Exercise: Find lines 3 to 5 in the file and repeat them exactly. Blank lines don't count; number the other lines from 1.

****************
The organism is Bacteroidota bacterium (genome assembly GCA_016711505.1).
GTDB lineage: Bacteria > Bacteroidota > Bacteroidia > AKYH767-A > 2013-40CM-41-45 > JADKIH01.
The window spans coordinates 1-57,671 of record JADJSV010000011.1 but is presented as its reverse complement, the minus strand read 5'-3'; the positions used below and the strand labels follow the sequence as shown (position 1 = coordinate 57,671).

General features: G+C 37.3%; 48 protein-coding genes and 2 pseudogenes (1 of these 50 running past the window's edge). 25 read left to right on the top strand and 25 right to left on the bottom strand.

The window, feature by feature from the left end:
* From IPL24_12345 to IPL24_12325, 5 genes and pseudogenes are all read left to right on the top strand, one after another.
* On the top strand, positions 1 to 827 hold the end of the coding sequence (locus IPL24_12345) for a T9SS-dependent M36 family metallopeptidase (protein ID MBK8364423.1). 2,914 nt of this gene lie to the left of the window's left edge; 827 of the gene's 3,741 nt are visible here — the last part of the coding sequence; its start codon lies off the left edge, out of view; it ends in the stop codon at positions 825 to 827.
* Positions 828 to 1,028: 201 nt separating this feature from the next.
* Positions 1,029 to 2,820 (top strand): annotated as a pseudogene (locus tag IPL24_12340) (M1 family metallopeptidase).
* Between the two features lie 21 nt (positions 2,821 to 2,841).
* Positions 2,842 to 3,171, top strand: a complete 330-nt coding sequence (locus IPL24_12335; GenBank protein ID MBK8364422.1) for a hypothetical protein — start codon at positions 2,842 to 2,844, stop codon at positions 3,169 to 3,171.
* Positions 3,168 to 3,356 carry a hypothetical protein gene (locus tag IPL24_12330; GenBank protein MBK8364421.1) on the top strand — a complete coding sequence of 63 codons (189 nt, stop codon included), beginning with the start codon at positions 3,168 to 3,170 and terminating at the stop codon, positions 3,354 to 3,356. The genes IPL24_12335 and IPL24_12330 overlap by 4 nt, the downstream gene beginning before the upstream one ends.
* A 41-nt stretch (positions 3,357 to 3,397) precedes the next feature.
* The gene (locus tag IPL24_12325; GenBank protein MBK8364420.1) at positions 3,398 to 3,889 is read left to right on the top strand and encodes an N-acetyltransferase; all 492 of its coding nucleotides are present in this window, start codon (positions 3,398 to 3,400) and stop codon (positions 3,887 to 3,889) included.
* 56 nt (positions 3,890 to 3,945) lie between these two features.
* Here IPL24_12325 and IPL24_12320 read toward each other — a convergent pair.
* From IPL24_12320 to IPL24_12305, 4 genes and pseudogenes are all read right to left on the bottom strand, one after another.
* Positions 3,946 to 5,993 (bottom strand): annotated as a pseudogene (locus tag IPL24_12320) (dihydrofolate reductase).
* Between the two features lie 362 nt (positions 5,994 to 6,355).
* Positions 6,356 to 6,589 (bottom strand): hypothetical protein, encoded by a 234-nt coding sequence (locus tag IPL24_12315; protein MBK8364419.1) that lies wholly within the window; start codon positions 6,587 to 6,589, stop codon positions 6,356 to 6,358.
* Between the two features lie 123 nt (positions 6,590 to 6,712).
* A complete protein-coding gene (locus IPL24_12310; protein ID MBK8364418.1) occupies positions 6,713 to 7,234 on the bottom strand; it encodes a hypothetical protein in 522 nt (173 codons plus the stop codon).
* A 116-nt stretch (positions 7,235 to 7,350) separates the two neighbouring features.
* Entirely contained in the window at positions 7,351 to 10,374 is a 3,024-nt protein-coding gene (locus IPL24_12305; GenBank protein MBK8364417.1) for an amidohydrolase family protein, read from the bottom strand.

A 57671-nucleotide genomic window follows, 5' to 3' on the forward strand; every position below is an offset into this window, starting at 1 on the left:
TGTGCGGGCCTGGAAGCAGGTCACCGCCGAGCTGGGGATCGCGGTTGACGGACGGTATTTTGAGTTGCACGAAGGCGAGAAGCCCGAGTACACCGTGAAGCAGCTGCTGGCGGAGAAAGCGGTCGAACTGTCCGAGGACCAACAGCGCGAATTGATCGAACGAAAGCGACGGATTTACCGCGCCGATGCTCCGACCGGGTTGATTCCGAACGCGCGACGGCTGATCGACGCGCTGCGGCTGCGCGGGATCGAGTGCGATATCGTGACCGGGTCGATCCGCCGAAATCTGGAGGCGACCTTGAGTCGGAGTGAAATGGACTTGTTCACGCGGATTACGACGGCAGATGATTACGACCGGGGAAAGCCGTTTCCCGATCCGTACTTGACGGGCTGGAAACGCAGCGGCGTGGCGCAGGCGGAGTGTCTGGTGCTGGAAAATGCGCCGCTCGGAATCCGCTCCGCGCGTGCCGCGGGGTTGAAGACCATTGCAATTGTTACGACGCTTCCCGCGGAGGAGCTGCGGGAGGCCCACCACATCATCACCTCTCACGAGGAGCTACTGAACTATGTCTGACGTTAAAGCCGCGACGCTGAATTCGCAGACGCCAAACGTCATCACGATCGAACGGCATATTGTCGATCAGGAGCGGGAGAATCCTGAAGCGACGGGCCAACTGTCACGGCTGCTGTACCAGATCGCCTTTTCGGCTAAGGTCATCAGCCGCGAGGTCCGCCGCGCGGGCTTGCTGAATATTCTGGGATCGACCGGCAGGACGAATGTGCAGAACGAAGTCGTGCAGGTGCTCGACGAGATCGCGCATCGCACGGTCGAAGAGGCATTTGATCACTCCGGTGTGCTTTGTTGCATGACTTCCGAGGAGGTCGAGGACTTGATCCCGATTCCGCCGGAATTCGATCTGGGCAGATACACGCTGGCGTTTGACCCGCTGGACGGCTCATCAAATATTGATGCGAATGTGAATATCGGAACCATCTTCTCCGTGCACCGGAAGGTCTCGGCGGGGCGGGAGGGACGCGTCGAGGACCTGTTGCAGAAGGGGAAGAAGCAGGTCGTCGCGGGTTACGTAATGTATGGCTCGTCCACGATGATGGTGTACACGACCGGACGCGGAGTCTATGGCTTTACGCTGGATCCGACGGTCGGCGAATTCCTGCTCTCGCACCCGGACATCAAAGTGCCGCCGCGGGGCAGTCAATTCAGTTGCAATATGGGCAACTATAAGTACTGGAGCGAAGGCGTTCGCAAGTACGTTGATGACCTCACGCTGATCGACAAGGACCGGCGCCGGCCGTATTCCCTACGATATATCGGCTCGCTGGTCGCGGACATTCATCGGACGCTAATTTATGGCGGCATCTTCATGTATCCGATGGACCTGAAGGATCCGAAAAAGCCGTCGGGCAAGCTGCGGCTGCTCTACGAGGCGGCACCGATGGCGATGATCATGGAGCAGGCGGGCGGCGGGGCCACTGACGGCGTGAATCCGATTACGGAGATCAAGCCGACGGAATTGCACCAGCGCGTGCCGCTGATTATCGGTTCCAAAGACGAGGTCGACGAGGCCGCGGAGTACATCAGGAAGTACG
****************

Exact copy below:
The window spans coordinates 1-57,671 of record JADJSV010000011.1 but is presented as its reverse complement, the minus strand read 5'-3'; the positions used below and the strand labels follow the sequence as shown (position 1 = coordinate 57,671).

General features: G+C 37.3%; 48 protein-coding genes and 2 pseudogenes (1 of these 50 running past the window's edge). 25 read left to right on the top strand and 25 right to left on the bottom strand.

The window, feature by feature from the left end: